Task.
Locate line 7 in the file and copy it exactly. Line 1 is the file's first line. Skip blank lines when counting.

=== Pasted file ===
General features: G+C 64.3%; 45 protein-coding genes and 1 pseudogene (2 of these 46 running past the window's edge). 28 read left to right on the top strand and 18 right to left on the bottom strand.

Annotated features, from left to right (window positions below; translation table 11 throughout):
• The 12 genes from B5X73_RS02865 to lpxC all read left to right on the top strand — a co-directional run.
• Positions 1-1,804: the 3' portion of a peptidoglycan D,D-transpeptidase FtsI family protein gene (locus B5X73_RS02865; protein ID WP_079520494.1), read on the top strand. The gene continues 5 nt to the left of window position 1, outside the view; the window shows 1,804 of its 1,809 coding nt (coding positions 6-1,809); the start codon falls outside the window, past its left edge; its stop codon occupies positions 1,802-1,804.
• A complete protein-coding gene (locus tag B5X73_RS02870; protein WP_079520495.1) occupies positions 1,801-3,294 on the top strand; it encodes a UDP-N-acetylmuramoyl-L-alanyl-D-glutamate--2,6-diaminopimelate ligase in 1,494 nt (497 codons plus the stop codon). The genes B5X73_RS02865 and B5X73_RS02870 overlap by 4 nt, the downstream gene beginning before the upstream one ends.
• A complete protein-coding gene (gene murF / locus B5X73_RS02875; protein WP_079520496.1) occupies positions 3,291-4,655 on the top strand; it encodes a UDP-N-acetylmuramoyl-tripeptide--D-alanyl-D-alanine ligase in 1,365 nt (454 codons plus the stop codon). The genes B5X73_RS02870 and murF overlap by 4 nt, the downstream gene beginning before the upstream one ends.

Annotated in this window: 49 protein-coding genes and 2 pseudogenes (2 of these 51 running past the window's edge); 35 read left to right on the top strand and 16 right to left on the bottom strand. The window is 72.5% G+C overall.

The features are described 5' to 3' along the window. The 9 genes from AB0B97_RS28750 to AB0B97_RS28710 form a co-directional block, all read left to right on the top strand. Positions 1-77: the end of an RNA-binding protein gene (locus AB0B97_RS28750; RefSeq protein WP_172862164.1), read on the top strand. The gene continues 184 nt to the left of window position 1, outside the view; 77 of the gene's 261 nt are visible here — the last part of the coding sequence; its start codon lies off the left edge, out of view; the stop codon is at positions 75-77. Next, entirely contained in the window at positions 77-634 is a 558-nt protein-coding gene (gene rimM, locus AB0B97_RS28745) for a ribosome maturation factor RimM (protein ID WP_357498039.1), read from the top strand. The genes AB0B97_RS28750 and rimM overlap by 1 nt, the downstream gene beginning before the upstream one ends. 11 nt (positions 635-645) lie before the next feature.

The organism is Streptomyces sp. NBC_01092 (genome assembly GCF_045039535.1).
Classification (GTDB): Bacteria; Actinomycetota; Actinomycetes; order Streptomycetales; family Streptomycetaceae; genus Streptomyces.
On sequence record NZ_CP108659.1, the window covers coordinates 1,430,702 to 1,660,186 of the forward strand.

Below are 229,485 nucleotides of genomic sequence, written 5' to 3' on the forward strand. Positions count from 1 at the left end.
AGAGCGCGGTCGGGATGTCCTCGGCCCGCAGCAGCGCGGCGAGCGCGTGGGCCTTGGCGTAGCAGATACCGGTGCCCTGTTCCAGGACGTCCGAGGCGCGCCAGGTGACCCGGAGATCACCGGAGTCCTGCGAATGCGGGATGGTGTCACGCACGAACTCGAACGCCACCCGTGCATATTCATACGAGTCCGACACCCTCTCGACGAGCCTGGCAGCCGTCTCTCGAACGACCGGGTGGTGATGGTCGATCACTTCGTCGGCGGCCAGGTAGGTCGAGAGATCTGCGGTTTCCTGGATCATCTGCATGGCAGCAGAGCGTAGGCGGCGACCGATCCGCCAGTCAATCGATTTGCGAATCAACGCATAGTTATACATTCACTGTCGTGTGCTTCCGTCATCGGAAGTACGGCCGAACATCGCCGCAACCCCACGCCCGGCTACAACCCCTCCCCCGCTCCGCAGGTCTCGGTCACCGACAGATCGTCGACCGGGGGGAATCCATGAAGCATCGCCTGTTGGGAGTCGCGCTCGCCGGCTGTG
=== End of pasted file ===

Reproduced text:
Annotated in this window: 49 protein-coding genes and 2 pseudogenes (2 of these 51 running past the window's edge); 35 read left to right on the top strand and 16 right to left on the bottom strand. The window is 72.5% G+C overall.